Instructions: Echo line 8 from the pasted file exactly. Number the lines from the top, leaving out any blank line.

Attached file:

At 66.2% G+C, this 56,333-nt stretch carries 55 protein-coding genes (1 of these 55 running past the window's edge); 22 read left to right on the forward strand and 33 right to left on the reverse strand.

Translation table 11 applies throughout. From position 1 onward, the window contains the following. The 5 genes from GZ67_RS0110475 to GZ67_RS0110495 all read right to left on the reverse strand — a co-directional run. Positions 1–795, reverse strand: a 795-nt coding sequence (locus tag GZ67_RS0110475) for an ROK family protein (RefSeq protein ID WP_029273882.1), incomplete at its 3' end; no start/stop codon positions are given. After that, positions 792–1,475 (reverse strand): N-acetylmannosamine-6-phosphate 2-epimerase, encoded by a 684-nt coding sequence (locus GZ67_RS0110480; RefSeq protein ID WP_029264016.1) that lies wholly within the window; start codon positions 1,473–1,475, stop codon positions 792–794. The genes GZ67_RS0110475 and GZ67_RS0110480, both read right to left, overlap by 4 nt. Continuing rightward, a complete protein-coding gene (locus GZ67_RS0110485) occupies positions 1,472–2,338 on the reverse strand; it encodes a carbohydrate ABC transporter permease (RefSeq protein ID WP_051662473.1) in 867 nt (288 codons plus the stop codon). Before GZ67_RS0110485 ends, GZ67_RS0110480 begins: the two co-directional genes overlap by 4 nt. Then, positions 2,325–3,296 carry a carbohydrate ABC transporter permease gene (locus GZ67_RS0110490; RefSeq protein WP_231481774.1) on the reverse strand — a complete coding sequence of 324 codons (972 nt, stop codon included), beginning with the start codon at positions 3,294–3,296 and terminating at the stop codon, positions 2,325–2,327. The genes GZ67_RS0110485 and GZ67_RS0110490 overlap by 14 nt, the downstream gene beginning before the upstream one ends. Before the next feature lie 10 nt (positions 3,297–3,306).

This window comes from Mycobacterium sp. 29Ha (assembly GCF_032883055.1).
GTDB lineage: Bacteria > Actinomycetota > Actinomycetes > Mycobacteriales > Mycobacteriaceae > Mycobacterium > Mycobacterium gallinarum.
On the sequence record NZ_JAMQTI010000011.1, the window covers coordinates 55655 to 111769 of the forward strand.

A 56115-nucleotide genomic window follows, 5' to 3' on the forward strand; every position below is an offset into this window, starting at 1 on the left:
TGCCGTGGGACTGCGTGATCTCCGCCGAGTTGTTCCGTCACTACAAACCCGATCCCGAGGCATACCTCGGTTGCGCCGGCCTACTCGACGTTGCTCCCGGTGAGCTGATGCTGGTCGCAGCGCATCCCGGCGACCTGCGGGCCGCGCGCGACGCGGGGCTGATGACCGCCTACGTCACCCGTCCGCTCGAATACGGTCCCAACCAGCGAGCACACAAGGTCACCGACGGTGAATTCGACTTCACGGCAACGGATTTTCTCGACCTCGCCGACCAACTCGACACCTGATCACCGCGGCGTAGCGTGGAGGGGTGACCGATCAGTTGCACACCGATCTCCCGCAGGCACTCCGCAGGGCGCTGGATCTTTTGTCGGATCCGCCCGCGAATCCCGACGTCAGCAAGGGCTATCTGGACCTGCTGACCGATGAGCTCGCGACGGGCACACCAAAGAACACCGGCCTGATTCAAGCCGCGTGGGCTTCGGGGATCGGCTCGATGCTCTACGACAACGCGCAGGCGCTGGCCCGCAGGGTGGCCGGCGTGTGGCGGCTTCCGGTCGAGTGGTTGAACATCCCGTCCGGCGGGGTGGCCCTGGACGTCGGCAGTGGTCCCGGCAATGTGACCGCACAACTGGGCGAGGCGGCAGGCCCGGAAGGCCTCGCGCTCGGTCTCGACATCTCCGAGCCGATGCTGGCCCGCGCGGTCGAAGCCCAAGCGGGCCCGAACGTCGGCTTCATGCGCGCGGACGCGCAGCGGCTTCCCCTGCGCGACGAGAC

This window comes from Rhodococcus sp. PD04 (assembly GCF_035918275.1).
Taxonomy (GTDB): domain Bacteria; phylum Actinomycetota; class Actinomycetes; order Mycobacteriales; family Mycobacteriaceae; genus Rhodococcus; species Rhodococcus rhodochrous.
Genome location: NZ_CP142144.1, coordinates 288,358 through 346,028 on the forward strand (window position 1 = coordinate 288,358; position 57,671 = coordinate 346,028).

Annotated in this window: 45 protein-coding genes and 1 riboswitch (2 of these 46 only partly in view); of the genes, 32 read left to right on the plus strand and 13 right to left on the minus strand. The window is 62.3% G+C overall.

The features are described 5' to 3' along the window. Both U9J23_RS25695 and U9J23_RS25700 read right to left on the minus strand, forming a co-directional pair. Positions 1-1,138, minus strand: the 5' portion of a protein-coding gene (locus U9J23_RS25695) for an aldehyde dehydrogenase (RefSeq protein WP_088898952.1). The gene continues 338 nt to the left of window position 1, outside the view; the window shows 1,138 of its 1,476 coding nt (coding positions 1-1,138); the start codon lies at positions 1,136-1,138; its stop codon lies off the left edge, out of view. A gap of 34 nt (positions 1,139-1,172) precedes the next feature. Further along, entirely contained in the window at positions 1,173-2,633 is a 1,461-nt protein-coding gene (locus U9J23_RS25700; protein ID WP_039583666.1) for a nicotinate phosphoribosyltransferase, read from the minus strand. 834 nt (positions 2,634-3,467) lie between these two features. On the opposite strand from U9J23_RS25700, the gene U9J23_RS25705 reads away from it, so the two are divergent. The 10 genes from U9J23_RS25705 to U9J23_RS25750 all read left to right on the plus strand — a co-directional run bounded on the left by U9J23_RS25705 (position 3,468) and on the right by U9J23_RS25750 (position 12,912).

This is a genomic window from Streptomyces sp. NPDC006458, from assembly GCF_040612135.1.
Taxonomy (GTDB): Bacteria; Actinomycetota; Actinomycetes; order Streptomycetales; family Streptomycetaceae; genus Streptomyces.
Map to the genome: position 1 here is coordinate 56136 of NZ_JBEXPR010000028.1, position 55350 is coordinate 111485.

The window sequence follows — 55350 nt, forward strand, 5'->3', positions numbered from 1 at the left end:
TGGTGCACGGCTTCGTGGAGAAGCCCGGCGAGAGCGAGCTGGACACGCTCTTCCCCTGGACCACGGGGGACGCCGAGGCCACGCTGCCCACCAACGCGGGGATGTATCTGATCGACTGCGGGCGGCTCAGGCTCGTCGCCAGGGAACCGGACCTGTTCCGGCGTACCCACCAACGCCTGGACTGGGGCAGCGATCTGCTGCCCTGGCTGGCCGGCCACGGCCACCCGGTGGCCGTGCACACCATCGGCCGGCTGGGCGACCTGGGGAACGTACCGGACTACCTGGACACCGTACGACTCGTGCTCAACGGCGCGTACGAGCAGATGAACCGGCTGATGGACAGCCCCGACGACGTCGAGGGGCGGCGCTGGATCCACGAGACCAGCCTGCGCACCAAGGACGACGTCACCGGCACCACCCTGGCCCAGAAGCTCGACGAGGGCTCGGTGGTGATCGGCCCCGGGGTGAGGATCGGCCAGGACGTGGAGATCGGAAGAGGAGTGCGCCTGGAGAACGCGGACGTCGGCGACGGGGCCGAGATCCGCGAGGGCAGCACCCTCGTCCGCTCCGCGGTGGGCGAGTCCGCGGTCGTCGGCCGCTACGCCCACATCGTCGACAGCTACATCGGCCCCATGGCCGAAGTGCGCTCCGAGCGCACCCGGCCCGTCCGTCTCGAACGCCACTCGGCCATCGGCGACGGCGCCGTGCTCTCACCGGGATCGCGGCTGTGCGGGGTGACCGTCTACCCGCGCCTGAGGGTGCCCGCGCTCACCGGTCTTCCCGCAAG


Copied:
This window comes from Rhodococcus sp. PD04 (assembly GCF_035918275.1).